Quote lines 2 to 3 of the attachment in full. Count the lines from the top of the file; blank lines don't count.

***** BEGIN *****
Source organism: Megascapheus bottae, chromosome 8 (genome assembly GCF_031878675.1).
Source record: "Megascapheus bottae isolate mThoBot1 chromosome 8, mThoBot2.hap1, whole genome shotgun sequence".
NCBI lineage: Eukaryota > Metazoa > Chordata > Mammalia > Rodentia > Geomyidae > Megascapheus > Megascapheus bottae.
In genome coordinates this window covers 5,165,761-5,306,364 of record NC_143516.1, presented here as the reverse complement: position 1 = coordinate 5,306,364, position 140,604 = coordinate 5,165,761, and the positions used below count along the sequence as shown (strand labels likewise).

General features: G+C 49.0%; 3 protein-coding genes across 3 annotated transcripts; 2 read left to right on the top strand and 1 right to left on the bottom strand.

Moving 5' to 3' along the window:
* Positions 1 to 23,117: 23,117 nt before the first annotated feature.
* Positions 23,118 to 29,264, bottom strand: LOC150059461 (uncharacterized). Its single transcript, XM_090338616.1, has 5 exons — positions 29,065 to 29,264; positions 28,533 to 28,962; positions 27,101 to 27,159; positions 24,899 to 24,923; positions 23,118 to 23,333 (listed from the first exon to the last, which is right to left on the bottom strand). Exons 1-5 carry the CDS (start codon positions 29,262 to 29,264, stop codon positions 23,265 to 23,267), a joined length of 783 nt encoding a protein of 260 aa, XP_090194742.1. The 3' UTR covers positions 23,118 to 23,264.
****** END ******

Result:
Source record: "Megascapheus bottae isolate mThoBot1 chromosome 8, mThoBot2.hap1, whole genome shotgun sequence".
NCBI lineage: Eukaryota > Metazoa > Chordata > Mammalia > Rodentia > Geomyidae > Megascapheus > Megascapheus bottae.